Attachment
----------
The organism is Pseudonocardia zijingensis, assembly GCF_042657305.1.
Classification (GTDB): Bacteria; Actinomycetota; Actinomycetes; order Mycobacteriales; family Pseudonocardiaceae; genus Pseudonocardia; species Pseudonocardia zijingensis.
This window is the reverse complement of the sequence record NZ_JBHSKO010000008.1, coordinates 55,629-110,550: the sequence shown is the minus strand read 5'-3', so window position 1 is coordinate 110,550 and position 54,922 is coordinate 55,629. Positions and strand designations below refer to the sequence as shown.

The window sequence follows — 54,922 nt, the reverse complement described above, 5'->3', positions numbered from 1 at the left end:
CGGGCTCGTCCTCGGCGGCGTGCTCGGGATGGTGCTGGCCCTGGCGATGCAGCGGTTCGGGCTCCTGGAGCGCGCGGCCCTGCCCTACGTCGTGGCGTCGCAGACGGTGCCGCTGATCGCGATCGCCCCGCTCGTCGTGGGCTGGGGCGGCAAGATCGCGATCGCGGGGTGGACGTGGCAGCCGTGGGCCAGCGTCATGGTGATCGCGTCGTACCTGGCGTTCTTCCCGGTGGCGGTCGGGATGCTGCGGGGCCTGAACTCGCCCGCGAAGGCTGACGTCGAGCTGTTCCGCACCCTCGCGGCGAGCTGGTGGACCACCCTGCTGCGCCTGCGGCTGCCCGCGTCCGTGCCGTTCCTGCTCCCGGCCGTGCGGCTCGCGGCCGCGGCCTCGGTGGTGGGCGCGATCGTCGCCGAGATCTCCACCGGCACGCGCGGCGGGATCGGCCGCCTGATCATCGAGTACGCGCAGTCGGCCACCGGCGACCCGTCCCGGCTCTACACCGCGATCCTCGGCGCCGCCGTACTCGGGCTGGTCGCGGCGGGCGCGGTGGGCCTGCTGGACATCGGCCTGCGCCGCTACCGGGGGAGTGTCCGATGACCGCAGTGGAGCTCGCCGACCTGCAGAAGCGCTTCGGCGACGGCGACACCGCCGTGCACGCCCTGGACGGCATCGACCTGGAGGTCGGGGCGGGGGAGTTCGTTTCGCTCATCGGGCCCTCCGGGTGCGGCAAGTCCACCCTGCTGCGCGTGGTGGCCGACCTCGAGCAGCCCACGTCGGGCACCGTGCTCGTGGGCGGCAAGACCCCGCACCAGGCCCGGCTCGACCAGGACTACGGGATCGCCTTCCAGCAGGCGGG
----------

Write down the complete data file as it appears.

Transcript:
The organism is Pseudonocardia zijingensis, assembly GCF_042657305.1.
Classification (GTDB): Bacteria; Actinomycetota; Actinomycetes; order Mycobacteriales; family Pseudonocardiaceae; genus Pseudonocardia; species Pseudonocardia zijingensis.
This window is the reverse complement of the sequence record NZ_JBHSKO010000008.1, coordinates 55,629-110,550: the sequence shown is the minus strand read 5'-3', so window position 1 is coordinate 110,550 and position 54,922 is coordinate 55,629. Positions and strand designations below refer to the sequence as shown.

The window sequence follows — 54,922 nt, the reverse complement described above, 5'->3', positions numbered from 1 at the left end:
CGGGCTCGTCCTCGGCGGCGTGCTCGGGATGGTGCTGGCCCTGGCGATGCAGCGGTTCGGGCTCCTGGAGCGCGCGGCCCTGCCCTACGTCGTGGCGTCGCAGACGGTGCCGCTGATCGCGATCGCCCCGCTCGTCGTGGGCTGGGGCGGCAAGATCGCGATCGCGGGGTGGACGTGGCAGCCGTGGGCCAGCGTCATGGTGATCGCGTCGTACCTGGCGTTCTTCCCGGTGGCGGTCGGGATGCTGCGGGGCCTGAACTCGCCCGCGAAGGCTGACGTCGAGCTGTTCCGCACCCTCGCGGCGAGCTGGTGGACCACCCTGCTGCGCCTGCGGCTGCCCGCGTCCGTGCCGTTCCTGCTCCCGGCCGTGCGGCTCGCGGCCGCGGCCTCGGTGGTGGGCGCGATCGTCGCCGAGATCTCCACCGGCACGCGCGGCGGGATCGGCCGCCTGATCATCGAGTACGCGCAGTCGGCCACCGGCGACCCGTCCCGGCTCTACACCGCGATCCTCGGCGCCGCCGTACTCGGGCTGGTCGCGGCGGGCGCGGTGGGCCTGCTGGACATCGGCCTGCGCCGCTACCGGGGGAGTGTCCGATGACCGCAGTGGAGCTCGCCGACCTGCAGAAGCGCTTCGGCGACGGCGACACCGCCGTGCACGCCCTGGACGGCATCGACCTGGAGGTCGGGGCGGGGGAGTTCGTTTCGCTCATCGGGCCCTCCGGGTGCGGCAAGTCCACCCTGCTGCGCGTGGTGGCCGACCTCGAGCAGCCCACGTCGGGCACCGTGCTCGTGGGCGGCAAGACCCCGCACCAGGCCCGGCTCGACCAGGACTACGGGATCGCCTTCCAGCAGGCGGG